Fraud Case Refueling Interest in Pennsylvania Election-Integrity Bill Vetoed by Governor

Sign that says "protect election integrity"

Voter-fraud charges recently filed against a Philadelphia former judge of elections are spurring renewed emphasis by Pennsylvania legislators on enacting an election-integrity bill Gov. Tom Wolf (D) vetoed earlier this year.

State Rep. Seth Grove (R-York) introduced the initial version of his legislation in June. The measure, whose central feature was a voter-identification requirement for every election, quickly passed the House and Senate but Wolf rejected it as “voter suppression.” Since that time, the governor has sent mixed signals about whether he might support strengthened voter-ID rules, prompting Grove to reintroduce his bill.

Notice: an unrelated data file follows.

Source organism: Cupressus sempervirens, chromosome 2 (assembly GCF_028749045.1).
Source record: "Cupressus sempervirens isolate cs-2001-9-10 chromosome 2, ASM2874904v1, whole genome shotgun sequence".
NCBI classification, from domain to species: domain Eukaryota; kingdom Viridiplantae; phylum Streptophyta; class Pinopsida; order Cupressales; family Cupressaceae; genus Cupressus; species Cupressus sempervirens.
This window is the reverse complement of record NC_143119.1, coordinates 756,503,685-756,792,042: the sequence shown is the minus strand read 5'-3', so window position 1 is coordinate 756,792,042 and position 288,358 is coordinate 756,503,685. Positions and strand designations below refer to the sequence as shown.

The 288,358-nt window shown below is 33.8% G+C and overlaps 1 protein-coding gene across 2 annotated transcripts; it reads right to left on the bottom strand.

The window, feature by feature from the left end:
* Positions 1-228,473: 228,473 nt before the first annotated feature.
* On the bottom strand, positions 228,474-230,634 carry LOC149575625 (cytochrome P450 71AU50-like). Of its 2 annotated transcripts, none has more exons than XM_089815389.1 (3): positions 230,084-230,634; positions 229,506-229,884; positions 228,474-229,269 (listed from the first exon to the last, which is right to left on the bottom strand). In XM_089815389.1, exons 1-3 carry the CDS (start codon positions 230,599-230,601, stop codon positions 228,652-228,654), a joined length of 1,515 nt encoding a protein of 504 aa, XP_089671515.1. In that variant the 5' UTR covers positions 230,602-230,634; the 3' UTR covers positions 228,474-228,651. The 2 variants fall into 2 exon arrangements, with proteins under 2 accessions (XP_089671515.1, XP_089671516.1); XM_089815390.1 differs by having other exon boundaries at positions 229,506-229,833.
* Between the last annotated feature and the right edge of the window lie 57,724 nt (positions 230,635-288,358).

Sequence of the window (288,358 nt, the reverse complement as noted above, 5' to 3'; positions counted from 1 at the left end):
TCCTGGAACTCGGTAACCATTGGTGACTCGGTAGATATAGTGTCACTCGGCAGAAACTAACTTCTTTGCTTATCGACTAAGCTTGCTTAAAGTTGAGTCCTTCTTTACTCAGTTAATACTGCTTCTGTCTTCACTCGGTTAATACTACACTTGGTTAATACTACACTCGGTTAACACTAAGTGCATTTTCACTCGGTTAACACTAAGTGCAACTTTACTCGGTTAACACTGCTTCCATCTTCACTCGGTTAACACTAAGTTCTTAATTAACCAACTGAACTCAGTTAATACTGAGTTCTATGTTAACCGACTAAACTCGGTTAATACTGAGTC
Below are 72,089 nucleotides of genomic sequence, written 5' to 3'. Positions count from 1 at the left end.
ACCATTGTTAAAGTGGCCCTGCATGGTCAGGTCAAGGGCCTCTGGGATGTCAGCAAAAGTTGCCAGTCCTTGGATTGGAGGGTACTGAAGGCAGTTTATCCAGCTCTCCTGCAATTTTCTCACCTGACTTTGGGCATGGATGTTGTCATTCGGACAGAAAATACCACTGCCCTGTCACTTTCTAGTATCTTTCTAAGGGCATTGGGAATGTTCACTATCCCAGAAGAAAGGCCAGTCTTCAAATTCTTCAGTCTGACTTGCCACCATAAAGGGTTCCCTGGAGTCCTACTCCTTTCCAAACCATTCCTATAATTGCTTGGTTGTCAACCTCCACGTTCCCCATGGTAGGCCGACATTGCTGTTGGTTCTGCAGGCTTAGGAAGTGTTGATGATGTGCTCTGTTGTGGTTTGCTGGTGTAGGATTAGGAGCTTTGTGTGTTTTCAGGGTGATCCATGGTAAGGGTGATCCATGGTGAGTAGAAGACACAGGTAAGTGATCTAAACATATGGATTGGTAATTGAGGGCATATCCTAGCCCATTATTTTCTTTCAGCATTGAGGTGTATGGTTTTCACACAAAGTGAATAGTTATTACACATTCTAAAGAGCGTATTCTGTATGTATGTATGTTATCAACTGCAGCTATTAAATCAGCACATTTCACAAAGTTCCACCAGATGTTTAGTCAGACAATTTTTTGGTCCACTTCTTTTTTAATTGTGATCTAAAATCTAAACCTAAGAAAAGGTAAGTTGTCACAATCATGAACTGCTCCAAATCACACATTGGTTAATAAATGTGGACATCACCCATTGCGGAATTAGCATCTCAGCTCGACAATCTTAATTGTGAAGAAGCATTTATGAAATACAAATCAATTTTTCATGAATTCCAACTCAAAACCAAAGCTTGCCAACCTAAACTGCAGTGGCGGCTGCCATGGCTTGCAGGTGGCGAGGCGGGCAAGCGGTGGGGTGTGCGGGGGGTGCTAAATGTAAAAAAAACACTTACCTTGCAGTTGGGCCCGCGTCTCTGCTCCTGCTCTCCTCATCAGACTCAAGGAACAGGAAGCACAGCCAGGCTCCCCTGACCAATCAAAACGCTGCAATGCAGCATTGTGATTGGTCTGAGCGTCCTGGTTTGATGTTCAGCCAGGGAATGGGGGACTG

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Voting Reform Bill Reintroduced after Pennsylvania Governor’s Veto

Seth Grove and Tom Wolf

The prime sponsor of a vetoed voting reform bill said Friday he reintroduced the measure after Gov. Tom Wolf shifted his public opinion on some components of the legislation over the summer.

Rep. Seth Grove, R-York, said House Bill 1800 would bolster voting rights “through three broad concepts of increased access, increased security and modernization.” 

“We know access and security are not mutually exclusive,” he said.

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